OK, listen up: The name of the restaurant is Six 89. The address of the restaurant is 689. The menu is divided into 4 categories: “Small plates,” “Bowls”, “Greens” and “Large plates.” The dessert menu is divided into one category: “Sugar!” The sign out front says, “Kitchen. Wine bar.” The only thing that could be more straightforward would be to have “spoon” and “fork” written on the appropriate silverware.
Six 89 (hereafter 689) is the best of many worlds. It has what some would say is “Aspen” quality (although that would in no way be a fair description, considering the many quality eating places in the “other” valley) without the Aspen attitude. It has upvalley elegance with downvalley prices and personality. It is the sort of thing that, for the most part, you would have to go to Aspen to find, yet it is right there in Carbondale. And please, before you start crying “Aspenization!” consider this for a moment … you are wrong. Let’s face it, the downvalley populace is, for the most part, what keeps Aspen up and running, only you have been forced out by the prices or the crowds or whatever. Now you have a little more of the same quality that brings people from all over to Aspen right in your cozy back yard. An Aspen restaurant without Aspen crowds. Sounds pretty good to me.
OK, I know that this is supposed to be a restaurant profile and not a manifesto, but I feel that outcroppings of restaurants of this caliber (Carbondale’s Bistecca Toscana being another example that comes to mind) are as much of a social statement as a culinary one. As manager Linda Graham put it, “(Chef/owner Mark Fischer) wanted to create a place where people could come in have a full meal or just a bowl of soup and a glass of wine and good conversation, a gathering place with community spirit. A place where you could actually have a couple of glasses of wine with dinner and then walk home and not have to drive home 30 miles.”
Well, based on our experience, he has succeeded. We opted for the full meal, wine and good conversation combo, even though Linda didn’t specify that as one of the options. We just thought, what the heck…let’s bust out of the mold.
Now, let’s begin with the menu. I’ll try to keep this as straightforward as the menu itself. Ahem … small plates we had: Rock shrimp and olive gnocchi w/scallion and lobster vinaigrette, $7. Yum. Ahi carpaccio w/ wasabi aioli and scallion green wonton salad, $8. Mmmm. Autumn antipasto; smoked salmon, potatoes, cheese, apples, mustard creme fraiche, $8. Happenin’. HOUSEMADE Yukon gold and sweet potato chips smothered in warm Maytag blue fondue, $5. Are you listening? Homemade potato chips!
In fact, manager Linda assures that everything is made right there in the back, …right down to the sausage in the soup. Last week we had a dish that called for mozzarella, and they made it. It makes it real easy to work here.”
Bowls: Ask for the soup of the day. Then order it. Greens: Caesar BLT, $6. Autumn salad of apples and spiced walnuts with Maytag blue fondue, $6. Wilted spinach with wild mushrooms and hazelnuts w/shallots and sherry vinaigrette, $7.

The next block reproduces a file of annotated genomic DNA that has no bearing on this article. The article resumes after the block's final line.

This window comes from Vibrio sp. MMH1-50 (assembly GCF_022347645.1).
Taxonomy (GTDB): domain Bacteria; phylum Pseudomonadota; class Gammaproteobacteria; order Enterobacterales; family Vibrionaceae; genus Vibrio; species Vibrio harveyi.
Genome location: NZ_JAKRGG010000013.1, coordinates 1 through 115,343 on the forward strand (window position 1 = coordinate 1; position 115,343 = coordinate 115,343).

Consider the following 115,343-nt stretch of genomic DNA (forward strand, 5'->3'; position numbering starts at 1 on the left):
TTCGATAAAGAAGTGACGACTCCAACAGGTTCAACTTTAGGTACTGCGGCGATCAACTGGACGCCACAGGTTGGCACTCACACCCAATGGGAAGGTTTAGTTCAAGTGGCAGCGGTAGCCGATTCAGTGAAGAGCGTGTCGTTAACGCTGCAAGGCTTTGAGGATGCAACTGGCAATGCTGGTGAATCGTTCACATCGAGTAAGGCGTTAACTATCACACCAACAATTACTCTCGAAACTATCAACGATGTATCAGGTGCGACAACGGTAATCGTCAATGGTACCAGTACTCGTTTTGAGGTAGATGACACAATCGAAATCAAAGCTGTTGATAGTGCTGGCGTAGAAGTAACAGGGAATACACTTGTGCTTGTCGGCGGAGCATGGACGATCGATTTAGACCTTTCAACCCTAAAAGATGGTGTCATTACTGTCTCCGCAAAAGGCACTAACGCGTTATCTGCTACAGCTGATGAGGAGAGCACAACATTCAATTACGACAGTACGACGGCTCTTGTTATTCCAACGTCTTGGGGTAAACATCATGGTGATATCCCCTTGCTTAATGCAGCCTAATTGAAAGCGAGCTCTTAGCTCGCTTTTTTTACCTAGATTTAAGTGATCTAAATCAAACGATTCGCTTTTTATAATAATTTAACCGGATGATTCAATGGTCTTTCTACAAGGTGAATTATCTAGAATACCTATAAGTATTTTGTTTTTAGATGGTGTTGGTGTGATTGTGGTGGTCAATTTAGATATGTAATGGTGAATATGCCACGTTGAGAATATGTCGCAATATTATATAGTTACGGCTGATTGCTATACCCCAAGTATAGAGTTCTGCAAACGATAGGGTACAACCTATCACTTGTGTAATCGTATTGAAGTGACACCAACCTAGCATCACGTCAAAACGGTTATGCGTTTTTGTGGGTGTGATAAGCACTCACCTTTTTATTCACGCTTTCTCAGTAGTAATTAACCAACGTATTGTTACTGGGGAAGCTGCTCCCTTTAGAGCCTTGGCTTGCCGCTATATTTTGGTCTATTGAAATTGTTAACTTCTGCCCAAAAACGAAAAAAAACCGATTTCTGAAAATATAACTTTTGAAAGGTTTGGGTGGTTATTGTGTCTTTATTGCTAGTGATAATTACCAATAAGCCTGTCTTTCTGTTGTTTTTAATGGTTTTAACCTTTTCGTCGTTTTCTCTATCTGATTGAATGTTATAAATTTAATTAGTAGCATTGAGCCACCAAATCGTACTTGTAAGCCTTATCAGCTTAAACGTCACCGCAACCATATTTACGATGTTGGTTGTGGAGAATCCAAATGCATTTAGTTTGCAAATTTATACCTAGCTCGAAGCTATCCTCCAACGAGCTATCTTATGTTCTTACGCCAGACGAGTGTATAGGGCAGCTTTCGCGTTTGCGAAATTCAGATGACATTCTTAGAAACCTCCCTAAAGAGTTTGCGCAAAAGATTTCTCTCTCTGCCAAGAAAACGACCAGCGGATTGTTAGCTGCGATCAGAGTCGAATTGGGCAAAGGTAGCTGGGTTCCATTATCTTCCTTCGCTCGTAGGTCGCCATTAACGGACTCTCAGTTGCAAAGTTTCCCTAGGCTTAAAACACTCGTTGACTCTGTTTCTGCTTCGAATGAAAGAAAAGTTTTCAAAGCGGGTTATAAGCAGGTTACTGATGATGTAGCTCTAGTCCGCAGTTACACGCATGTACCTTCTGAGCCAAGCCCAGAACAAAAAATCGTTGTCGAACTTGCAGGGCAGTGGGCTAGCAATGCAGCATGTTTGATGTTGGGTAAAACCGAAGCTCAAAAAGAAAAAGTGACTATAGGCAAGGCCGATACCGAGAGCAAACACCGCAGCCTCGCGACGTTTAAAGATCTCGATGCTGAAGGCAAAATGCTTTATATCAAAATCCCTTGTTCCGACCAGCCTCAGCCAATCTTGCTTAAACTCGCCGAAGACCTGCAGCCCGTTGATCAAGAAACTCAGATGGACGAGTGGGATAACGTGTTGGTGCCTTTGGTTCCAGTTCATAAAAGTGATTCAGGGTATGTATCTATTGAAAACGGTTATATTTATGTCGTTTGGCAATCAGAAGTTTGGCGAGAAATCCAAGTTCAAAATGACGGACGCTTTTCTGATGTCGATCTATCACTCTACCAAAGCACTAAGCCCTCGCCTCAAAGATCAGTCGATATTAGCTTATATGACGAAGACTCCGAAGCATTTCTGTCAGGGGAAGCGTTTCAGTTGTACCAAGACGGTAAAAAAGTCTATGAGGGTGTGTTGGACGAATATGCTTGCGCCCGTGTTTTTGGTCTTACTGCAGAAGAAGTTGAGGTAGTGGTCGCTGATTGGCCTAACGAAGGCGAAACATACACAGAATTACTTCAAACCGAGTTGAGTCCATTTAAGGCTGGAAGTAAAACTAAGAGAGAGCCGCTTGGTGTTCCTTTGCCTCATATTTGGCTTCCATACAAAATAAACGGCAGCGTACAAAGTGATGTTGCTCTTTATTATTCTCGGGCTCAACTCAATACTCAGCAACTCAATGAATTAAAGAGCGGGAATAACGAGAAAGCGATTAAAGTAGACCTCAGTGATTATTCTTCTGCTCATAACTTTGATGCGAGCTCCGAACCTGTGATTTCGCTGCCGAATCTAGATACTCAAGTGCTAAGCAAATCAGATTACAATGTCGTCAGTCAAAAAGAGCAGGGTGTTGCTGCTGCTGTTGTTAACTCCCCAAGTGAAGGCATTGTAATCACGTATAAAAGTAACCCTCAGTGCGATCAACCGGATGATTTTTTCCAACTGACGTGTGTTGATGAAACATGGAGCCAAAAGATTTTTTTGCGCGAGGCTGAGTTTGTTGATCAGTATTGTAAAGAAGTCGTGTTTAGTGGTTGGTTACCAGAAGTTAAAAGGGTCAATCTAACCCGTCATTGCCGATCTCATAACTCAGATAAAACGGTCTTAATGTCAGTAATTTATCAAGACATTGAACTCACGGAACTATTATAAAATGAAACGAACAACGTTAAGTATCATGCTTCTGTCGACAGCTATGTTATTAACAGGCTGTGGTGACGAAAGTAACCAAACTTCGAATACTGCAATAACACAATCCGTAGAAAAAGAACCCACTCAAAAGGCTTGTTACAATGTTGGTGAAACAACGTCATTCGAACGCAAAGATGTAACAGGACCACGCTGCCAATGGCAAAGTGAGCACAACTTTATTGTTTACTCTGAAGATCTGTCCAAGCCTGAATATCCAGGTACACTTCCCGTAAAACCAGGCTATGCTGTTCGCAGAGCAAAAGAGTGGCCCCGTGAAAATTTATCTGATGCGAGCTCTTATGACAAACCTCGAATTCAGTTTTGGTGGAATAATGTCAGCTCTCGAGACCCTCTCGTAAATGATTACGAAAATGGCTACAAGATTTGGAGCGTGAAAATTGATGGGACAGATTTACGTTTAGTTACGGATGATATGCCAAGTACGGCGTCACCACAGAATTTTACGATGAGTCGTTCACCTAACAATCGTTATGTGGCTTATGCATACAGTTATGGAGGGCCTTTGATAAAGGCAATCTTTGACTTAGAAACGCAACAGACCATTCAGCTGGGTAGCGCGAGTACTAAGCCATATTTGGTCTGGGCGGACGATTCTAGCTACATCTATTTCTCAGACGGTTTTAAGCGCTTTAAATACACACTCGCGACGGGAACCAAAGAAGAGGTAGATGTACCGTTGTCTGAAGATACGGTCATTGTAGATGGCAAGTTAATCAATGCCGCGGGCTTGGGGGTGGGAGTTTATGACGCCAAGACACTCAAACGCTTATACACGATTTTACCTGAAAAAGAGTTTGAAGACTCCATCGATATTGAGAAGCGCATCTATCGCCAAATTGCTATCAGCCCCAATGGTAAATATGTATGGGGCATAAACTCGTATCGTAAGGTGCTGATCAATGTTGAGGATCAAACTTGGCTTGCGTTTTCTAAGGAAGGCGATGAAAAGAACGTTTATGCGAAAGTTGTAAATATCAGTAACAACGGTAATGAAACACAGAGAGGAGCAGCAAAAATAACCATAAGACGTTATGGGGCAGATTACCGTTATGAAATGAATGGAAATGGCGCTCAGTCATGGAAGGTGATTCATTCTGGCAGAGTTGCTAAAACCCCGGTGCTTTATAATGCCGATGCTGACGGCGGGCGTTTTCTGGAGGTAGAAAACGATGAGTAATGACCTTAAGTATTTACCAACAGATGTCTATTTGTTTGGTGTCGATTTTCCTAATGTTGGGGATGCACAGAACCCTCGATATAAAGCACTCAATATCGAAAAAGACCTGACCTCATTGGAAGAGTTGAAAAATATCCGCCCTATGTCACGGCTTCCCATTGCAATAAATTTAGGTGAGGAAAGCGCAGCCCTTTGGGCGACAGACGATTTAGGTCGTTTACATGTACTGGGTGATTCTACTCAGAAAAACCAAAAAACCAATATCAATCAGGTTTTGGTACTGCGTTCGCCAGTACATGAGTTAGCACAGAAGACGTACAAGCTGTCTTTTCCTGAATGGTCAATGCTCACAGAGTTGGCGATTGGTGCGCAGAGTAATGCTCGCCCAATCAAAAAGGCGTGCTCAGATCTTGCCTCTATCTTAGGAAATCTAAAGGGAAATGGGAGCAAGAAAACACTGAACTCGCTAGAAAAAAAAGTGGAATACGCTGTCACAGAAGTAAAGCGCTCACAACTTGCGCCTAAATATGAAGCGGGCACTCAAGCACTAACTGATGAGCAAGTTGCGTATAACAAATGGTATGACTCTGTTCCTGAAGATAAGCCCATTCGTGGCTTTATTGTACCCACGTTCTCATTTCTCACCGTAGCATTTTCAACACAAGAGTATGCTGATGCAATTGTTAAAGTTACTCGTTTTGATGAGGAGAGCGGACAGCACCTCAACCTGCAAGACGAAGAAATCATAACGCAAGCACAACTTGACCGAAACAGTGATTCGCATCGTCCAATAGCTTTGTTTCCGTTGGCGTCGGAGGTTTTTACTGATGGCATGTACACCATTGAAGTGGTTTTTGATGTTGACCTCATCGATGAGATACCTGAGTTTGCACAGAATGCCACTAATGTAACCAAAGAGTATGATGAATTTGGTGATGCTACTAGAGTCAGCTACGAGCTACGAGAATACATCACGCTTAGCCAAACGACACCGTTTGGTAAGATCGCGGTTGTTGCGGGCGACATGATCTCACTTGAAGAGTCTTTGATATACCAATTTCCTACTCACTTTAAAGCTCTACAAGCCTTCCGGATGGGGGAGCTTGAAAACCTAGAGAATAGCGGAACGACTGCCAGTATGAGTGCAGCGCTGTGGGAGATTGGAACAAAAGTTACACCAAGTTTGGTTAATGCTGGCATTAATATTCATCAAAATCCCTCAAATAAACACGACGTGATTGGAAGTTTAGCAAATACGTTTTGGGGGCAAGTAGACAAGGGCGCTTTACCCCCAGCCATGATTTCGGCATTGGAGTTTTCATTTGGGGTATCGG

Large plates that we had: Dry aged Black Angus strip “on the bone” with wild mushrooms and Madeira, $19.50. (Comments: “It was outstanding, at least until they killed it and served it to me.” We take that as a thumbs up.) Muscovy duck breast with wild rice risotto, sun dried cranberry and pecan relish, $18. (Comment: The reason that part of it was doggie bagged had everything to do with my desire to have it the next day for lunch.) Roast free range chicken with fried polenta and sherry pan jus, $13. (Comment: “It tastes like autumn, the season I like to eat most.”) Pan roasted Patagonian toothfish w/ bouillabaisse of mussels, rock shrimp and calamari, $17. (Comment: “Hey, this isn’t a toothfish, it’s a Chilean Sea Bass! What gives? It’s good, though.”) To inquire further into the toothfish dilemma and other food inquiries, simply flip your menu over and read the lexicon. You may never again wonder how to pronounce “gnocchi.”
Overall analysis: Seasonal eating is good eating. When we put our forks down for the last time we felt nourished and happy, and what else do you want?
Well, sugar, for one. All items on the sugar! menu are $5.50, and include the espresso creme brulee, banana and chocolate bread pudding with rum caramel sauce, the “daily crumble” (apple on the day we were there) and a few others. We had the special sugar, pumpkin cheesecake. On the check it actually read, “Special sugar…” Here’s to honesty.
Oh, and there’s a little pub-like wine bar in the back. A nice, Zen-like soulful atmosphere with lots of natural wood and natural people. Full bar, full wine list, and full patrons.
From the start 689 decided to not have a big gala grand opening, they just wanted to let word of mouth do its thing. Thus far, the response from the community has been outstanding.
When you really get down to basics there are only a dozen or so different stories that we tell and retell again and again. The essential archetypes are the same…. only the clothes and the hairstyles change.I think that that can also be said for food. What we have to eat on this earth is finite, yet there are unlimited ways to prepare it. The restaurant known simply as 689 does a beautiful job of telling a simple story in a way that bears repeating.